Forty years ago, the Mellen firm that would one day become a model for efficient, environmentally conscious logging began in a very small way, as Terry Peters and his father Howard “Bud” Peters purchased a Model 208 Timberjack skidder from a dealer in Duluth.  The Skidder was a tractor-like piece of equipment, with a four-speed manual transmission and a powerful winch for hauling trees out of the woods and a stout blade for clearing a way in wooded areas.  For loggers of the day, it was a thing of beauty with bright orange paint and jet-black forestry special tires.

The purchase of that skidder marked the official birth of Terry Peters logging, and the beginning of a family enterprise that continues to this day for a family firm that is the product of five generations of logging.With that single skidder, a four-wheel drive pickup, and two chainsaws, the new operation began working in the woods of northwestern Wisconsin. Back then, the company used perhaps 20 gallons of fuel per day while today Terry Peters Logging uses closer to 800 gallons of fuel a day.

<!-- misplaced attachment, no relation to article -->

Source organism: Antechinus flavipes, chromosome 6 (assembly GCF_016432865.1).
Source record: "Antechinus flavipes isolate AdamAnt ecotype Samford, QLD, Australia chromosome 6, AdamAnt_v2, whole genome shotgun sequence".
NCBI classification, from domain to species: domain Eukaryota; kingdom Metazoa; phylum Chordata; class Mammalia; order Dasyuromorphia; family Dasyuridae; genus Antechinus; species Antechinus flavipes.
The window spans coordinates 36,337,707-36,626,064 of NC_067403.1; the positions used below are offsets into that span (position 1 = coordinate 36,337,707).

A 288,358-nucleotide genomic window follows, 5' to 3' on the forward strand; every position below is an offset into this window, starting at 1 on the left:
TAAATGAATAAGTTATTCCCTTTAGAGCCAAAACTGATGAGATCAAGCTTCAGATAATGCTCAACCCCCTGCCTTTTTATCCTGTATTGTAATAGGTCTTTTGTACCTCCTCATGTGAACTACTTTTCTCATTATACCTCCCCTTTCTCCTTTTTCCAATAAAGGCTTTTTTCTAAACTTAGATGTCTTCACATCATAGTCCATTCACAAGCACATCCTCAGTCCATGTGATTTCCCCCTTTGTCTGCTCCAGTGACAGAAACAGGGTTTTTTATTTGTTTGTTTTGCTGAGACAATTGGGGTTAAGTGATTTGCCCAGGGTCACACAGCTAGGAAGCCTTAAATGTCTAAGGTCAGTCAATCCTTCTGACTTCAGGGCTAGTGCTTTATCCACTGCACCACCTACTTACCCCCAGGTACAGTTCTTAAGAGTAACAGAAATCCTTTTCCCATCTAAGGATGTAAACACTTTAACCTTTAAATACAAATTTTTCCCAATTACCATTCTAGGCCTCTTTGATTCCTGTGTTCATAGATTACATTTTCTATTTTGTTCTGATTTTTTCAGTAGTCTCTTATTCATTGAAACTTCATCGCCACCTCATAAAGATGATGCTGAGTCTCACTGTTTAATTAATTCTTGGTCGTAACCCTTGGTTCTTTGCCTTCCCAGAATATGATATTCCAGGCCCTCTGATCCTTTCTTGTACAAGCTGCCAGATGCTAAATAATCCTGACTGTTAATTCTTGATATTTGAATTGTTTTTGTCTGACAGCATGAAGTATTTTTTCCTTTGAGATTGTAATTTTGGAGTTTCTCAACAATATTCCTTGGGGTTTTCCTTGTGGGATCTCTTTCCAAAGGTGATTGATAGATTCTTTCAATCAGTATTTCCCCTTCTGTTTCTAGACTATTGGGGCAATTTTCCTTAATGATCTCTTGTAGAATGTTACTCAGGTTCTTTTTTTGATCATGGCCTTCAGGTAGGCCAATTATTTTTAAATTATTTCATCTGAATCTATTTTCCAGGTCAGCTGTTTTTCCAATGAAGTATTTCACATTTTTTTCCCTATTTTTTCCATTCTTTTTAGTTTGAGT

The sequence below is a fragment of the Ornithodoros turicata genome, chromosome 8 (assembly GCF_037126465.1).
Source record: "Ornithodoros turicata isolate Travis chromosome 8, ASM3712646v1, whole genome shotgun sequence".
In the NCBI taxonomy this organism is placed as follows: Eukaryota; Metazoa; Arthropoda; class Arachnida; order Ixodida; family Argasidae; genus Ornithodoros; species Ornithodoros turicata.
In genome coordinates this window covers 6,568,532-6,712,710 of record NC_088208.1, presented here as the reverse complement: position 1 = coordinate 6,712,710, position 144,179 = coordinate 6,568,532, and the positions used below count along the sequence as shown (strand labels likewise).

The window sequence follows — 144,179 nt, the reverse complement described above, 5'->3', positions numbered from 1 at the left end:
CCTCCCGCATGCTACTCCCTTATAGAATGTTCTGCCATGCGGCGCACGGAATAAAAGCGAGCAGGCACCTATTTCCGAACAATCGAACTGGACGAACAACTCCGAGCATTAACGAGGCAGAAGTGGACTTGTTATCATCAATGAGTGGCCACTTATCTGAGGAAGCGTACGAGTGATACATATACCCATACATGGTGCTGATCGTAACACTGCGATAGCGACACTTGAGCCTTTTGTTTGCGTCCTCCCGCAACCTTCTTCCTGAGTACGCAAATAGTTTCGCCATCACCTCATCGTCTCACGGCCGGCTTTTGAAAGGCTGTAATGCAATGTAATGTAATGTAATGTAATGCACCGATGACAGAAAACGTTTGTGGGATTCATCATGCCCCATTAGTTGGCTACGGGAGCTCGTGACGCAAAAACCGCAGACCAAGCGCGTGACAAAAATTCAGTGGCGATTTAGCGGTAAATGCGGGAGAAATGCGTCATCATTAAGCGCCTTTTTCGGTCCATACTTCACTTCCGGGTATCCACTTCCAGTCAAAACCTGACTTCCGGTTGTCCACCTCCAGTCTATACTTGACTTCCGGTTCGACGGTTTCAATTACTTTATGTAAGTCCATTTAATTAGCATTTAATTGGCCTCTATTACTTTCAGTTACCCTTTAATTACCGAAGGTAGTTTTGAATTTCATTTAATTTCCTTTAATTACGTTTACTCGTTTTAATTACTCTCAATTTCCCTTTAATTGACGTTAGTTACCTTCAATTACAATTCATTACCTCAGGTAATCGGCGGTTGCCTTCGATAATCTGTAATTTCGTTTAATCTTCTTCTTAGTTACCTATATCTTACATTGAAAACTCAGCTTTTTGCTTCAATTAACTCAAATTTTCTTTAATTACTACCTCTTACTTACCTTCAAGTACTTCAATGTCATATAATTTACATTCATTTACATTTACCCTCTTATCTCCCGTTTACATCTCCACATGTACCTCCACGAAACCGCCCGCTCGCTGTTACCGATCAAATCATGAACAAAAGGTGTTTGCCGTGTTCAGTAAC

Terry’s early days in the woods were spent following his father, Howard Peters, onto logging jobs starting at the age of five. He also spent parts of summers working with his grandfather, Herman Peters, at his sawmill. In those days, trees were skidded with an old Ford tractor and then hauled to the sawmill in an International log truck with a cable jammer, a winch and cable rig used to load the truck for transportation to the mill.

Today the logging operation uses state of the art harvesting machines that leave the smallest footprint possible while simultaneously lowering costs through increased productivity, while producing minimal environmental impacts. These cut-to-length machines consist of a processor that harvests the timber, as well as a forwarder that hauls the timber to the landing. The operation has three teams of this tandem equipment, as well as four tree length skidders, two slashers to process the trees, and a short wood skidder.